February 27th, 2018
My first job ever was working at Red Robin, the family friendly burger restaurant. Those familiar with it will know that it has a small room with a few arcade machines in it for the kids to play, or me after my shift. While I worked there we had an arcade machine for Off Road Challenge. I don’t know how many quarters I spent in this machine, as I loved it. I would play it all the time, so when I found out that the arcade off road racer Gravel was coming out, I added it to the calendar. Watching videos and reading up on Gravel only want me to get my hands on to see if it would live up to Off Road Challenge (ORC) for me.
In the past year I’ve played Project CARS 2, Forza 7, Assetto Corsa, and a little bit of GT Sport. Those are all simulation racing games, so how would I like an arcade racing game? It turns out quite a bit actually, as some of the races did rekindle that love I had for ORC. There’s something about just racing at high speed along beaches, wide open desert, and the forests of Alaska in a Trophy Truck, or later in the game’s campaign, a Group B rally car. It also features full wheel support, so you can get that old school arcade feeling if you really wanted to. The game rewards you for style points for jumping, going on two wheels, driving at high speed, and my personal favorite, drifting. These style points combine with your place and difficulty settings to give you experience points to level up. Leveling up of course unlocks new vehicles and liveries.
The checkpoint races were defiantly my favorite mode. Checkpoint are a point to point style race, with several, well, checkpoints, that you must pass through along the way. Miss the checkpoint, which is flanked by 2 inflatable light up tubes and you’ll be teleported back to it. Don’t worry if you run into one however, as they are inflatable and will just bend over and not slow you down or change your direction.
There are also the usual lap races, which vary from stadiums, a favorite for trophy truck class, to rallycross tracks. There are two actual lap race modes, one is your standard complete x amount of laps, but Elimination is a different spin on this type of race. Elimination is closest to an Endurance mode, however it’s not about how far you can get in a set time, but how long you can survive not being in last place. In Elimination, a timer counts down, and every time it reaches zero, the person in last is eliminated from the race, until only one is left racing. There is also of course time trial, which needs no further explanation.
My least favorite mode however, but I must admit the concept for it is interesting is Smash Up. In Smash Up, there are rows of signs throughout the course, laid out like Mario Kart power ups. Instead of getting random power ups, these signs are cycling through a green arrow and a red x like a slot machine, until finally landing on one as you approach. Go around them and you are transported back in front of them, hit a red x and get slowed down, or smash through a green arrow to be unimpeded. This requires changing your line at the last possible second, which is not so easy in a race on a loose surface. This was not my best mode by far.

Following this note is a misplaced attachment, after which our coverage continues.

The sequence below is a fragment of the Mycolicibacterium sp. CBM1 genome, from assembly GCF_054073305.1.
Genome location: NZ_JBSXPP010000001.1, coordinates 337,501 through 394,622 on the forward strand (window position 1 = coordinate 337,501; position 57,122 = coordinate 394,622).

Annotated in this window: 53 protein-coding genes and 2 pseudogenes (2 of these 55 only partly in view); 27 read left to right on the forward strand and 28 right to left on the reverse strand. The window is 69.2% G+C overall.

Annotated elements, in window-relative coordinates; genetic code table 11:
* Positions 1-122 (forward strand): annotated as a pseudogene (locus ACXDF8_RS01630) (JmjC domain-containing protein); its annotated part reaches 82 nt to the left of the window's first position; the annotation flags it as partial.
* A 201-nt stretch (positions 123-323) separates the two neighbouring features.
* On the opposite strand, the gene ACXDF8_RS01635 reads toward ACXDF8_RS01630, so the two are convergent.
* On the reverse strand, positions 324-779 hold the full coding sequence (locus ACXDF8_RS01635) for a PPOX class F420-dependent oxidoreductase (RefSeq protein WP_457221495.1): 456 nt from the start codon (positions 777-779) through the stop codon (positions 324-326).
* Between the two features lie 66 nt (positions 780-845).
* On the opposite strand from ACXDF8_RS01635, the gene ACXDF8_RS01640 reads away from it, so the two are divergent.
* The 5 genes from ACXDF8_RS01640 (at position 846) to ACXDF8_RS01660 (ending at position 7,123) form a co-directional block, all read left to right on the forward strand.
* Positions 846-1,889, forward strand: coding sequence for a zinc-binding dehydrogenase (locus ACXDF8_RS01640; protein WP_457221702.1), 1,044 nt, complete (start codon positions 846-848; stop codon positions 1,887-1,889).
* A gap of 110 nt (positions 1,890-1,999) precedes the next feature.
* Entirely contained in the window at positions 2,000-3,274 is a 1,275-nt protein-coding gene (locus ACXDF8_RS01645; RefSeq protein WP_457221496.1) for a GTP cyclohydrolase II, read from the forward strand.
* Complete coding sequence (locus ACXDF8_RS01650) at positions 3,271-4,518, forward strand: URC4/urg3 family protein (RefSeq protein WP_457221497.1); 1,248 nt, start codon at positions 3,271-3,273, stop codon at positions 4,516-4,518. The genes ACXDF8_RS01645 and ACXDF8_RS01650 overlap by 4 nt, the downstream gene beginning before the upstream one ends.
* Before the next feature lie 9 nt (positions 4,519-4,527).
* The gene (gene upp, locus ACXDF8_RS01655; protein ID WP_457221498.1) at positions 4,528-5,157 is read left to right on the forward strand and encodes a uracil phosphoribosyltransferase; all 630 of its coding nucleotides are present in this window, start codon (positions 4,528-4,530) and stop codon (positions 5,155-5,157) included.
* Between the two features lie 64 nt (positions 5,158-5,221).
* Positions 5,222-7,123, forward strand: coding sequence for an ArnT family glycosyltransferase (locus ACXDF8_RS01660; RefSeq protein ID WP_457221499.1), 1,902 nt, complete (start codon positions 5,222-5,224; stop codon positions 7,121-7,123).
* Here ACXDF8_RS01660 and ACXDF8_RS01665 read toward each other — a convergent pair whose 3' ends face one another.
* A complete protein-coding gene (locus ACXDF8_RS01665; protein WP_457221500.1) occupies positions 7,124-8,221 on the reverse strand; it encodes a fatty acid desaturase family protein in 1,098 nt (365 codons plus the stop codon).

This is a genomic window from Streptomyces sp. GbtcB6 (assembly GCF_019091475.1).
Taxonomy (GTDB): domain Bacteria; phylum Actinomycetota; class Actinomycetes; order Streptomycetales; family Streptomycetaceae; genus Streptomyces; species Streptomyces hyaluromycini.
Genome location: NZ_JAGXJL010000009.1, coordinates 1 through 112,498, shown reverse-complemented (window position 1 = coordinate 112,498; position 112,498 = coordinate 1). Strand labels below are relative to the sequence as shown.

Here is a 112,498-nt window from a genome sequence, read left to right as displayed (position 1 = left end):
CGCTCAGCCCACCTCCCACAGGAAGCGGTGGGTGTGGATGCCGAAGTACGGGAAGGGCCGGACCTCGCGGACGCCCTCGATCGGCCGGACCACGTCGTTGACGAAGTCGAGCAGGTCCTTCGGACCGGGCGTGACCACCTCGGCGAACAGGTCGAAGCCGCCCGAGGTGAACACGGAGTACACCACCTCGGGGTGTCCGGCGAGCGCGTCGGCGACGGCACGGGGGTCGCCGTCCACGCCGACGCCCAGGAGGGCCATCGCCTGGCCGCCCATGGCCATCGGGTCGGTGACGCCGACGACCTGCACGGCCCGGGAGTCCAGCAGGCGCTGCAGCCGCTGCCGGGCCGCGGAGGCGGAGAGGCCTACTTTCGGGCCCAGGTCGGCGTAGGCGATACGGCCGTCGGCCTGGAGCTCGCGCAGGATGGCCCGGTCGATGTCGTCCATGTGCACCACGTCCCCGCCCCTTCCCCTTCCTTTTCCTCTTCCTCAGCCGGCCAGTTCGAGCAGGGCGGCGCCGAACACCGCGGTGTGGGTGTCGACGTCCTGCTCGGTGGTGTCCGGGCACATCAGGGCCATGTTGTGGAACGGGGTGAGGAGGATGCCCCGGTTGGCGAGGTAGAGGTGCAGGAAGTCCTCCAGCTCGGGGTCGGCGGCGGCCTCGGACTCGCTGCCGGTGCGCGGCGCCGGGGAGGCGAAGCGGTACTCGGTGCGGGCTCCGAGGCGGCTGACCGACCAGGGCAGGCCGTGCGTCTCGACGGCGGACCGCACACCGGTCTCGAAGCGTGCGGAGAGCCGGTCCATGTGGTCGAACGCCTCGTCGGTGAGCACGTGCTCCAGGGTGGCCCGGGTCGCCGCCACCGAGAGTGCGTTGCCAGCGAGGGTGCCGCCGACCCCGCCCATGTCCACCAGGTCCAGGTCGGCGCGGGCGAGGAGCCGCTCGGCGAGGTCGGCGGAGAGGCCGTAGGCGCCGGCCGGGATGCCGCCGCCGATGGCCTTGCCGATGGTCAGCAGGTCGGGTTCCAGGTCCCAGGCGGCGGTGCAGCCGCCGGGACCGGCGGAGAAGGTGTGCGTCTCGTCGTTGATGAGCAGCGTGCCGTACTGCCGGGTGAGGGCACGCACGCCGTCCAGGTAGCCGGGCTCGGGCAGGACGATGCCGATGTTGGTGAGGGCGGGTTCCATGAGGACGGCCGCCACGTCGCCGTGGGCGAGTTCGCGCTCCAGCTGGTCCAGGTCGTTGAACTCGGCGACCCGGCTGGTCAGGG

The vehicles in Gravel are varied as well, with several classes of rally cars all the way up to Group B, to Trophy Trucks and Dakar rally trucks. My favorite would have to be the Group B rally cars, followed by the trucks. The vehicles in each class will drive differently, with some being about all out speed and some being far more nimble. There are also plenty of different tracks, from several locales. Race through Alaska as you go from high up in the mountains, and race through the forest down to the water’s edge. There are also wide open desert races, and of course beaches. Weather and time of day plays a huge factor as well. A heavy snow storm and heavy rain late at night makes it incredibly hard to see the track and adds an additional challenge to the game.
The game, while fun, and would be a great game in an arcade cabinet, it does have plenty of faults. This is an arcade racing game, so those looking for a sim racing experience, this is not the game for you. The story mode, called Off Road Masters, is also very cheesy. It takes place on the fictional TV channel Gravel Channel as you compete in the Off Road Masters race season. This has you competing in “Episodes” that contain 3-5 races in various classes and modes. You can earn up to 3 stars in each race, while needing a certain amount to unlock the next episode. Every 3 or 4 episodes you complete you unlock a special episode, where you will go head to head in one on one battle against a master in a certain discipline, with the first one being trophy trucks. This kicks off a live action video introducing your opponent, and upping the cheesiness factor. This all culminates in the final episode, where you take on last season’s winner and the other 4 drivers you faced in the special episodes in 5 races, with the fifth race being a head to head. You must take first in each one of these races to move on. The extremely dated presentation of an otherwise very straight forward campaign isn’t the worse thing I experienced in the game however, that would be this:
Yup, that happened every time I raced the Alaska Pipeline Layout 2 track, in every class. The first time it crashed the game on my Xbox. This is a serious issue that they should have caught prior to releasing the game. It still did this after a 5gb post launch update to the game as well. Luckily this track didn’t come up very often, but it’s something that needs to be addressed.
- Huge variety of maps
- Rekindles the fun of Off Road Challenge
- Full wheel support
- Bonus points for drifting
- Cheesy Fake TV Show Campaign
- Major bug on one of the tracks